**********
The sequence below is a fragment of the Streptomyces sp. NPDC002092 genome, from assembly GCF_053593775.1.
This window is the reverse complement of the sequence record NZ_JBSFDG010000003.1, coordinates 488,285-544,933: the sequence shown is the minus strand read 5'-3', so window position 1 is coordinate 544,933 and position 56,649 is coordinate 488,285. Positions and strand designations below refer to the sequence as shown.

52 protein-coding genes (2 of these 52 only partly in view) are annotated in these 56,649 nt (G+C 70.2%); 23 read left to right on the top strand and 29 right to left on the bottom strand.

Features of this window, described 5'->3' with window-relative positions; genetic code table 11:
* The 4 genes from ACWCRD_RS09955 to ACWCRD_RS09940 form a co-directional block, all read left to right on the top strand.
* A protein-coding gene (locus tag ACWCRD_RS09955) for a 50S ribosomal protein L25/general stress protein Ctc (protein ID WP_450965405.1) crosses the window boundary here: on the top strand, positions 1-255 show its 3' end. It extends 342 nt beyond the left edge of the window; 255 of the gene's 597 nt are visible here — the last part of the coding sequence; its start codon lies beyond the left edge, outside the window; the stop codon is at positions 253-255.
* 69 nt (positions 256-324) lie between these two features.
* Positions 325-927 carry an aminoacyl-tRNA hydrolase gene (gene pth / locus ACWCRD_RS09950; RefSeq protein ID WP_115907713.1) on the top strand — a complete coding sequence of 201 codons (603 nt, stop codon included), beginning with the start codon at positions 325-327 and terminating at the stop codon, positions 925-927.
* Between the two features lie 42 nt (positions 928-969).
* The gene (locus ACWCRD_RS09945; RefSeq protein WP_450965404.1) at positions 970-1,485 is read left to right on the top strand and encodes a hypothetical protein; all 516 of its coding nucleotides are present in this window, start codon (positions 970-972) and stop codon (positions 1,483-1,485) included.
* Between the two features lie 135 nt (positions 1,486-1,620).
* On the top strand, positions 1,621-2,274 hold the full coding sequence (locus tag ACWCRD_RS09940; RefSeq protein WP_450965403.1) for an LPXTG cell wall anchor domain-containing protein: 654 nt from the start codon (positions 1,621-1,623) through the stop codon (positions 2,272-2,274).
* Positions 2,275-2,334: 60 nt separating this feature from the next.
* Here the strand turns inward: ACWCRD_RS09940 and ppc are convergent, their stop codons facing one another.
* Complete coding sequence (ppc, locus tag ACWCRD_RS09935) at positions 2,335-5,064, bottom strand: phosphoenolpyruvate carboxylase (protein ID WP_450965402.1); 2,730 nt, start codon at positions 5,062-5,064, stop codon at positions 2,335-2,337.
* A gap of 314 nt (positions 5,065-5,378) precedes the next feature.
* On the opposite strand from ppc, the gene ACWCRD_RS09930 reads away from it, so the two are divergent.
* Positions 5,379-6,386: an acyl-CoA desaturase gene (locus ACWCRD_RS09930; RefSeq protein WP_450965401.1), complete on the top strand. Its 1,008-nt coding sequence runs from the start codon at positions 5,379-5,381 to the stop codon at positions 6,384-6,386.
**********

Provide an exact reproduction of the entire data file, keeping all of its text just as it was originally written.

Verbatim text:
The sequence below is a fragment of the Streptomyces sp. NPDC002092 genome, from assembly GCF_053593775.1.
This window is the reverse complement of the sequence record NZ_JBSFDG010000003.1, coordinates 488,285-544,933: the sequence shown is the minus strand read 5'-3', so window position 1 is coordinate 544,933 and position 56,649 is coordinate 488,285. Positions and strand designations below refer to the sequence as shown.

52 protein-coding genes (2 of these 52 only partly in view) are annotated in these 56,649 nt (G+C 70.2%); 23 read left to right on the top strand and 29 right to left on the bottom strand.

Features of this window, described 5'->3' with window-relative positions; genetic code table 11:
* The 4 genes from ACWCRD_RS09955 to ACWCRD_RS09940 form a co-directional block, all read left to right on the top strand.
* A protein-coding gene (locus tag ACWCRD_RS09955) for a 50S ribosomal protein L25/general stress protein Ctc (protein ID WP_450965405.1) crosses the window boundary here: on the top strand, positions 1-255 show its 3' end. It extends 342 nt beyond the left edge of the window; 255 of the gene's 597 nt are visible here — the last part of the coding sequence; its start codon lies beyond the left edge, outside the window; the stop codon is at positions 253-255.
* 69 nt (positions 256-324) lie between these two features.
* Positions 325-927 carry an aminoacyl-tRNA hydrolase gene (gene pth / locus ACWCRD_RS09950; RefSeq protein ID WP_115907713.1) on the top strand — a complete coding sequence of 201 codons (603 nt, stop codon included), beginning with the start codon at positions 325-327 and terminating at the stop codon, positions 925-927.
* Between the two features lie 42 nt (positions 928-969).
* The gene (locus ACWCRD_RS09945; RefSeq protein WP_450965404.1) at positions 970-1,485 is read left to right on the top strand and encodes a hypothetical protein; all 516 of its coding nucleotides are present in this window, start codon (positions 970-972) and stop codon (positions 1,483-1,485) included.
* Between the two features lie 135 nt (positions 1,486-1,620).
* On the top strand, positions 1,621-2,274 hold the full coding sequence (locus tag ACWCRD_RS09940; RefSeq protein WP_450965403.1) for an LPXTG cell wall anchor domain-containing protein: 654 nt from the start codon (positions 1,621-1,623) through the stop codon (positions 2,272-2,274).
* Positions 2,275-2,334: 60 nt separating this feature from the next.
* Here the strand turns inward: ACWCRD_RS09940 and ppc are convergent, their stop codons facing one another.
* Complete coding sequence (ppc, locus tag ACWCRD_RS09935) at positions 2,335-5,064, bottom strand: phosphoenolpyruvate carboxylase (protein ID WP_450965402.1); 2,730 nt, start codon at positions 5,062-5,064, stop codon at positions 2,335-2,337.
* A gap of 314 nt (positions 5,065-5,378) precedes the next feature.
* On the opposite strand from ppc, the gene ACWCRD_RS09930 reads away from it, so the two are divergent.
* Positions 5,379-6,386: an acyl-CoA desaturase gene (locus ACWCRD_RS09930; RefSeq protein WP_450965401.1), complete on the top strand. Its 1,008-nt coding sequence runs from the start codon at positions 5,379-5,381 to the stop codon at positions 6,384-6,386.